Hes terrified because the dog snapped at him? Did the dog bite him or just snap?
Sampson has an ear infection, in both ears. I believe when Ax went to hug him, Ax may have touched a sensitive area. Sampson then snapped: he didn't actively bit him, but teeth did get around his arm someway: he was wearing his hoody and Sampson tore a hole in it. Ax believes Sampson would have drawn blood if it hadn't been for hoody. I'm believe it's from getting caught on Samspon's teeth when Ax pulled back. However, I'm not bringing up the past here. What's done is done. I need to move forward.

He's terrified because he thinks _next time_ Sampson will do more bodily hard. Ax is a short guy. He is actually not much larger than Sampson himself: Ax is aprox 135lb, Sampson is 100lb.

I'm looking into trainers. I'm heading to one school -- Cooperhaus | San Jose, CA -- this weekend for a quick course, and may talk with them in more detail about further in-depth training.

guice 02-18-2014 06:30 PM

I'm looking at the NILIF program:

Within a day or two your dog will see you in a whole new light and will be eager to learn more.
I've actually done this, for more than day. And no change. He's still pushy, harder and harder, which is what it says. However, Sampson knows who's boss - or am I just blinded? I can fully alpha-mount Sampson, and hold his head down, without any sign of resistance from him. But he continues to push himself onto us to play. I make him sit and stay every time we go for a walk; but every time we go for a walk, he _still_ runs to the door, spins around in excitement, tries to push his way out.. Every time. I make him stop, sit, and wait every time, but nothing seems to sink in.

When I feed him, he does successfully goes to his kennel and waits (well, 90% of the time): if he follows me, I stop, and he (on his own accord) goes back to his kennel. However, every time I put his tray down, I have to tell him to leave it -- it's never automatic. I've been doing this for over a year with him (the door thing is last 6 months, or more)... And it's still not automatic.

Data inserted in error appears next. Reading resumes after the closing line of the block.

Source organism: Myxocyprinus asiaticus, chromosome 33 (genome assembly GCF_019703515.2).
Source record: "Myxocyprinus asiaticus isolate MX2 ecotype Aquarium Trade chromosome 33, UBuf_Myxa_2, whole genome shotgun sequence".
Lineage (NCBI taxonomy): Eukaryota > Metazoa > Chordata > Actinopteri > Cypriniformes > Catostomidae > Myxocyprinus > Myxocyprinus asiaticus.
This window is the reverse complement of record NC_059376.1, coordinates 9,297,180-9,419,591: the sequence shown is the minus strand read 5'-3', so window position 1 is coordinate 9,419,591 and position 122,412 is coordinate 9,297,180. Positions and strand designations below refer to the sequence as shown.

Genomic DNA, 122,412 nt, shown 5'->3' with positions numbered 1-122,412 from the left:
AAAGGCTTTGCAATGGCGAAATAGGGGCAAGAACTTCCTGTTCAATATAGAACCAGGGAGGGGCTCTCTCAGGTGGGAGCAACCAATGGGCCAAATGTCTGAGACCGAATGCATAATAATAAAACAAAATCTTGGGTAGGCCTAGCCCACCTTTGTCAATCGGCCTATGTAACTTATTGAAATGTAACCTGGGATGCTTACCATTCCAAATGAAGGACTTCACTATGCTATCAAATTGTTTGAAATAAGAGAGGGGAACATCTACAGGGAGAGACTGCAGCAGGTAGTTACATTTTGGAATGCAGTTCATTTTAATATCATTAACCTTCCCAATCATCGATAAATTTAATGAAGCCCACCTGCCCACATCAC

What am I missing?

onyx'girl 02-18-2014 06:39 PM

Why do you alpha 'mount' him? I think your inconsistent training is the problem. Black and white clarity is what your dog needs. He should be your partner, IMO, the bond you share should be unconflicted. He pushes you to play because he is bored. GSD's need to do something with their brain and body. Get him some fun exercise for his well-being.

If Ax isn't going to ignore him, then he should be practicing NILIF as well as anyone else in the family....consistency is key. Dogs like structure because they don't like the 'unknown'.
Training is a great way for bondbuilding/confidence. Also crate games teaches the dog how to self control urges.
Hope the trainer you are visiting can help!

Nikitta 02-18-2014 06:45 PM

Get rid of the shock collar and the boyfriend and get some decent training. Alpha mounting him? No wonder he's snapping.

guice 02-18-2014 06:53 PM


Why do you alpha 'mount' him?
Was just as a recent test. I wanted to see if he would respond. Plus, a read it's one to the best ways to brush a dog's teeth -- something I'm having to look into here recently. I do at least make it a point to play with him while he's laying down.


I think your inconsistent training is the problem.
You are right. I'm a horrible trainer, too. I'm doing my best.


He should be your partner, IMO, the bond you share should be unconflicted.
Sampson has shown nothing but unwavering devotion -- towards me. Ax is a recent variable. I'll show Ax NILIF tonight.